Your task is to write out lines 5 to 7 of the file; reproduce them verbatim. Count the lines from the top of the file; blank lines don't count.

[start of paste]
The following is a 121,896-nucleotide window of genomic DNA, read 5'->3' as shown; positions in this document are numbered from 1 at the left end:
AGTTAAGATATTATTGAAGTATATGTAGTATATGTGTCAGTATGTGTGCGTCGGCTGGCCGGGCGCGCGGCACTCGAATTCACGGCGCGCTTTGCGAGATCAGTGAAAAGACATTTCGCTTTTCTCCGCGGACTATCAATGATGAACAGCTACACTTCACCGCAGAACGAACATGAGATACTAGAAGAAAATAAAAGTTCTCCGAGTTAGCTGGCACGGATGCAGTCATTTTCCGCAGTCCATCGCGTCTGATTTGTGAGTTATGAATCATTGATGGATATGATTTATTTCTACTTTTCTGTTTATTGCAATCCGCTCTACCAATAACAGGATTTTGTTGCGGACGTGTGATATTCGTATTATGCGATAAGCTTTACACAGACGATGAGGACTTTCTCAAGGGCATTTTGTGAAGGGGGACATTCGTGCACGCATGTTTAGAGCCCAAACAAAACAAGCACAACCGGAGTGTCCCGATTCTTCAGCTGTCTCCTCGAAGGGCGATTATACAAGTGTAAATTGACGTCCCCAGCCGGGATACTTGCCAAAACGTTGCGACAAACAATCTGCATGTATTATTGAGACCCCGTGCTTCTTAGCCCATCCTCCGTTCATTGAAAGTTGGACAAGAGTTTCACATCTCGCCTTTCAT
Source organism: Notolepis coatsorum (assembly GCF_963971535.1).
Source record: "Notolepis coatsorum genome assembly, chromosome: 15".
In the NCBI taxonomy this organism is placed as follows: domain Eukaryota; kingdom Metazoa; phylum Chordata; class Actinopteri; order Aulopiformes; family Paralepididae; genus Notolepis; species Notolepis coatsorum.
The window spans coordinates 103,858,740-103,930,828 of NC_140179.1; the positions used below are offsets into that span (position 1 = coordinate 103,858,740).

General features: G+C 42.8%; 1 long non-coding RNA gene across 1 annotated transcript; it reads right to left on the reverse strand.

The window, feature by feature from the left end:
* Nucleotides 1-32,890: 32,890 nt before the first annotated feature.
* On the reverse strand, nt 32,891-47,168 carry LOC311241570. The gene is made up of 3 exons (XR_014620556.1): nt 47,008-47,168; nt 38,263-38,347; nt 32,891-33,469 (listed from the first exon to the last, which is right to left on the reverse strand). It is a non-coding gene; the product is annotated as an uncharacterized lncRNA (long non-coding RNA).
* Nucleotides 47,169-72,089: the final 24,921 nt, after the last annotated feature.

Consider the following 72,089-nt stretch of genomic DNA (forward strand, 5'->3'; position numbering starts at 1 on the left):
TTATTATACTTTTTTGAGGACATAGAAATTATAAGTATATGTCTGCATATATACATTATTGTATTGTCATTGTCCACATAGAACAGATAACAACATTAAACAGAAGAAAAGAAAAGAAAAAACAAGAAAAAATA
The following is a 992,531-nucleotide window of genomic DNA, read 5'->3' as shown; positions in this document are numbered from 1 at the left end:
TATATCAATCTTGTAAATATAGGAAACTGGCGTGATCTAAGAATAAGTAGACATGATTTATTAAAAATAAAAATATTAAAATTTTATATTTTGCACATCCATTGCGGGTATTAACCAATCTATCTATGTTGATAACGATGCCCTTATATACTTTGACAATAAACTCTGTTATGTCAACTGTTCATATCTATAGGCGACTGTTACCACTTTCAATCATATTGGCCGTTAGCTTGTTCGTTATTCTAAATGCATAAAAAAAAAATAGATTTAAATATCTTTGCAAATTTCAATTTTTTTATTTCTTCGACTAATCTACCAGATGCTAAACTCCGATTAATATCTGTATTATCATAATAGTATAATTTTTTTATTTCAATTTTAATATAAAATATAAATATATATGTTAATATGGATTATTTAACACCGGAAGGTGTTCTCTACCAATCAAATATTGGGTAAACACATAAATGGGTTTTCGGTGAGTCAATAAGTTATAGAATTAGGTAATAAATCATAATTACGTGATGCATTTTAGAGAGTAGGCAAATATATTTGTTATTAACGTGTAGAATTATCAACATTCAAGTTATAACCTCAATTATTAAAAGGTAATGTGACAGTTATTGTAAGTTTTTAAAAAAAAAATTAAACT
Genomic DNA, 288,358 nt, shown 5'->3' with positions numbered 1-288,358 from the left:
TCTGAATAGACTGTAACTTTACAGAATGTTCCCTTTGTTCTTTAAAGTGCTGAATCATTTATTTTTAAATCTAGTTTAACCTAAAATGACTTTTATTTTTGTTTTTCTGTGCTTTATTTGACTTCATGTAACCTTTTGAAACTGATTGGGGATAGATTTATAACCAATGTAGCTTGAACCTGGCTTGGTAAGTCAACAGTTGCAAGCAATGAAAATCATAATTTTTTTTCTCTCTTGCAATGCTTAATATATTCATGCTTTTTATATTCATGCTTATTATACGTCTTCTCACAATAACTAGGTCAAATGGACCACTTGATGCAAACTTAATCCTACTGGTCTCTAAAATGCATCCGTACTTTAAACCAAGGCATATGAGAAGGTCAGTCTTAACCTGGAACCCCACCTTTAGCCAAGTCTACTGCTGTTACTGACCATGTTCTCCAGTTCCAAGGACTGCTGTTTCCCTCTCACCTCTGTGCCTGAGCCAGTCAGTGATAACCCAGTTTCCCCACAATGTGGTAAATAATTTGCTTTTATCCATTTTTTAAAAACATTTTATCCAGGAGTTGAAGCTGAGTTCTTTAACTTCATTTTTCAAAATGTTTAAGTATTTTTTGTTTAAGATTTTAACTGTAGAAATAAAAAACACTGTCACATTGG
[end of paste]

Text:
In the NCBI taxonomy this organism is placed as follows: domain Eukaryota; kingdom Metazoa; phylum Chordata; class Actinopteri; order Aulopiformes; family Paralepididae; genus Notolepis; species Notolepis coatsorum.
The window spans coordinates 103,858,740-103,930,828 of NC_140179.1; the positions used below are offsets into that span (position 1 = coordinate 103,858,740).

General features: G+C 42.8%; 1 long non-coding RNA gene across 1 annotated transcript; it reads right to left on the reverse strand.